Hooah, Kid.

Now, you may be asking why an unassisted triple play is a big deal.  Take a look at the conditions, and give the boy some credit.  That's one of the rarest plays you'll ever see.

Baseball isn't my favorite game -- it's a Yankee sport (poking Raven), one that historian Kenneth S. Greenberg proved was not entirely satisfactory to Southern tastes.  (It turns out that Southerners wanted to keep the bat, just in case anyone wanted to try to tag them; and they refused as a point of honor to run away from any man, ball or no ball.)  Still, I have to admit, it's always a pleasure to sit down with a beer and watch on a summer afternoon.  Good to see the youngest generation taking to it.


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DL Sly said...

Awesome! Major leaguers go their entire career without seeing much less making a triple play.
That's so very cool.

Gringo said...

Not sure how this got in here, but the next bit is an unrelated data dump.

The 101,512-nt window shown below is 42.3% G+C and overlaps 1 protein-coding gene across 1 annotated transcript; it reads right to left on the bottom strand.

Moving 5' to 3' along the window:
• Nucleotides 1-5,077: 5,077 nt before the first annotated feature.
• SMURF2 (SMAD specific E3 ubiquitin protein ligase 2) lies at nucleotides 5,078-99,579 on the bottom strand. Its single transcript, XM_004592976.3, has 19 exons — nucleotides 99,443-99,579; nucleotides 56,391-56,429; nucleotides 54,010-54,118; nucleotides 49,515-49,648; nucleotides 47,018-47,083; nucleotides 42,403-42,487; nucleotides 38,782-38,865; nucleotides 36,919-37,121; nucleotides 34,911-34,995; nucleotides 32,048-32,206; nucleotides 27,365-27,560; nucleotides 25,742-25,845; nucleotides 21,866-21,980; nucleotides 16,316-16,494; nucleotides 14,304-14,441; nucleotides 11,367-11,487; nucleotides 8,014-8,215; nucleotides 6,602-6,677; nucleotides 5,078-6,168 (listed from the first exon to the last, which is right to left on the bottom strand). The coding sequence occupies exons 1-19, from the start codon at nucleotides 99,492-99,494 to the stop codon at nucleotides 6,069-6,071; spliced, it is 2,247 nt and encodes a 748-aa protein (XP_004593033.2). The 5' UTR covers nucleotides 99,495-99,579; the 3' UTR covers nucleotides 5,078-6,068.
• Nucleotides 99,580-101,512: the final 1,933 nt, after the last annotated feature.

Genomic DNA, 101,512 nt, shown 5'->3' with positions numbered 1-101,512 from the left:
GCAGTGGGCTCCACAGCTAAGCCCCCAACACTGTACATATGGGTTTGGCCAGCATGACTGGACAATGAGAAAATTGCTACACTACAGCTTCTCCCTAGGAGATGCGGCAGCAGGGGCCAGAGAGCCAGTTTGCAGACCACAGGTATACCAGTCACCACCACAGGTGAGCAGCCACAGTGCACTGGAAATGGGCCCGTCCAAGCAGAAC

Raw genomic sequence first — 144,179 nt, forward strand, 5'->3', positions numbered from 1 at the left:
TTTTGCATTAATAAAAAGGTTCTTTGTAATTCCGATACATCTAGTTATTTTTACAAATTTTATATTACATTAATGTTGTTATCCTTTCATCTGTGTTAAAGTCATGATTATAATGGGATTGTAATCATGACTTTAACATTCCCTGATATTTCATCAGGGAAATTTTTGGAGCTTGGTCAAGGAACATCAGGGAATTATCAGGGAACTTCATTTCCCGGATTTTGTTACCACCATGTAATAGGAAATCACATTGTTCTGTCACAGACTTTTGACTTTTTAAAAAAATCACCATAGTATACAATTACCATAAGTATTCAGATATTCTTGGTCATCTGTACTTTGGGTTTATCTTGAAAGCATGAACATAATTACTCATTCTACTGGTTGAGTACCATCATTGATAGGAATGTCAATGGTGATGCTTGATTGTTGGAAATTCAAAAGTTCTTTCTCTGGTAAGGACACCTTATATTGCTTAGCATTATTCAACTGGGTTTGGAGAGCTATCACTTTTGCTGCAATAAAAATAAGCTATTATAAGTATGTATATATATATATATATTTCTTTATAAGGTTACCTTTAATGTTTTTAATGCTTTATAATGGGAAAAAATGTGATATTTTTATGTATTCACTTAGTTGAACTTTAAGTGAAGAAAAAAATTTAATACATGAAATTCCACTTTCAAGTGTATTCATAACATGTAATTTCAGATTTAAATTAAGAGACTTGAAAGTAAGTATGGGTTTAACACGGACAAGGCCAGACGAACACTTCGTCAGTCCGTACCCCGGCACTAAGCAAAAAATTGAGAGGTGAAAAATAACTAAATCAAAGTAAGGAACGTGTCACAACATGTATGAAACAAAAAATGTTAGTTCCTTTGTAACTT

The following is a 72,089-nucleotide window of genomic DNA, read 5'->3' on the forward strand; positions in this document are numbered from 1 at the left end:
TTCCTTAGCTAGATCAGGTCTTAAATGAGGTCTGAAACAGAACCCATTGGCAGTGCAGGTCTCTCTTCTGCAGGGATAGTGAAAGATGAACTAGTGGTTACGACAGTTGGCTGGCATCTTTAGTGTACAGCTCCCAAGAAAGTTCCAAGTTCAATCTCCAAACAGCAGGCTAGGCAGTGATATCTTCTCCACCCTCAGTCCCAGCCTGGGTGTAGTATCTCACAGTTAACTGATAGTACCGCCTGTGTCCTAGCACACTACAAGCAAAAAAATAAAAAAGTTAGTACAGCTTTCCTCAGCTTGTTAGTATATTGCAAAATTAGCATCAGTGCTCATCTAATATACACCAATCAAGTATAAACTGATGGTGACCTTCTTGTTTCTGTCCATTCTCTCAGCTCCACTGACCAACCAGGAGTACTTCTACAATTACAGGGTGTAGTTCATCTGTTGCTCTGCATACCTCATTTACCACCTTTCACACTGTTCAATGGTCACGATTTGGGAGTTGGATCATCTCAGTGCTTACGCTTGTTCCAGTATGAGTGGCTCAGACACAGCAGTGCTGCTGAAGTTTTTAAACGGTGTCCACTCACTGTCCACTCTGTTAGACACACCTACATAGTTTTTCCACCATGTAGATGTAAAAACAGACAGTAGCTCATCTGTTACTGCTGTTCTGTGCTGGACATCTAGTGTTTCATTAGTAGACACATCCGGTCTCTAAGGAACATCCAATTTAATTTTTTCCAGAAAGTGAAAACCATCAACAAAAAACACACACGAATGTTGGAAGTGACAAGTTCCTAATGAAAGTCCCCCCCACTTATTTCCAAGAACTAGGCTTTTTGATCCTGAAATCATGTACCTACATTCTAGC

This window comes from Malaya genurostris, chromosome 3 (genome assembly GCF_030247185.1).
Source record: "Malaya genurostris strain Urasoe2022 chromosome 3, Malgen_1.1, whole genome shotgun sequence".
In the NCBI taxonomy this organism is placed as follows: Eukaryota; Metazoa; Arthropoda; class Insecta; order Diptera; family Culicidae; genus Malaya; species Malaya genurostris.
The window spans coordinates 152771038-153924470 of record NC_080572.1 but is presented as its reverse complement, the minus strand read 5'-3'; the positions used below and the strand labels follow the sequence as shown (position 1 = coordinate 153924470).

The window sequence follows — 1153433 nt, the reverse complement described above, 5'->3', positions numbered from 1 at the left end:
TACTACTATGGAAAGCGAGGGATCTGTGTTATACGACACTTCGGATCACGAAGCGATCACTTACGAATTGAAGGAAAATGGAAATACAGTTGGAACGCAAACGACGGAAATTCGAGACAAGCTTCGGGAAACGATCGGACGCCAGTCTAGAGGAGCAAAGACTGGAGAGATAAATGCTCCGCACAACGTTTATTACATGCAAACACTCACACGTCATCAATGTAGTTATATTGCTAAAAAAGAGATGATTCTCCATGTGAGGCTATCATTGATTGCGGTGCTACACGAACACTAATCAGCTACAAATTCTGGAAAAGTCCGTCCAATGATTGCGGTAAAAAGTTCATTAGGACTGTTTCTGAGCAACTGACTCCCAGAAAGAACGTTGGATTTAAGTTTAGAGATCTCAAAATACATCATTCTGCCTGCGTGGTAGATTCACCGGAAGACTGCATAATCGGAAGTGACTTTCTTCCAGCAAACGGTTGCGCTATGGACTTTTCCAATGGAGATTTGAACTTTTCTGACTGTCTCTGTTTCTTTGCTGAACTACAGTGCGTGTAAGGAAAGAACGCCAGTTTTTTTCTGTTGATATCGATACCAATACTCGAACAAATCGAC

He definitely deserves credit for making a triple play.

bthun said...

Very nicely played!

Assistant Village Idiot said...

At that level, the presence of mind to do anything else after catching the pop-up (itself not a given) is rare. I don't know what else the boy will do in life, but he'll keep his wits about him, as they say.

Ty Cobb might disagree with you, BTW. But point taken. It was a city game before barnstorming came along, and there were more cities in the north.

Grim said...

Ty Cobb's from not too far from here, yeah: they've got a museum to him in Royston, where I go from time to time.

Dr. Greenberg's point was about the earlier period, though. His book is a fascinating read: it's a non-Southerner from a guilt culture rather than honor/shame culture, writing about the mechanisms of the culture in which I grew up. Some of what he has to say isn't flattering, but I'm left with the impression that he can end up seeing the value in it some of the time even though it represents a culture alien to his own. I recommend the work, which is highly entertaining as well as informative.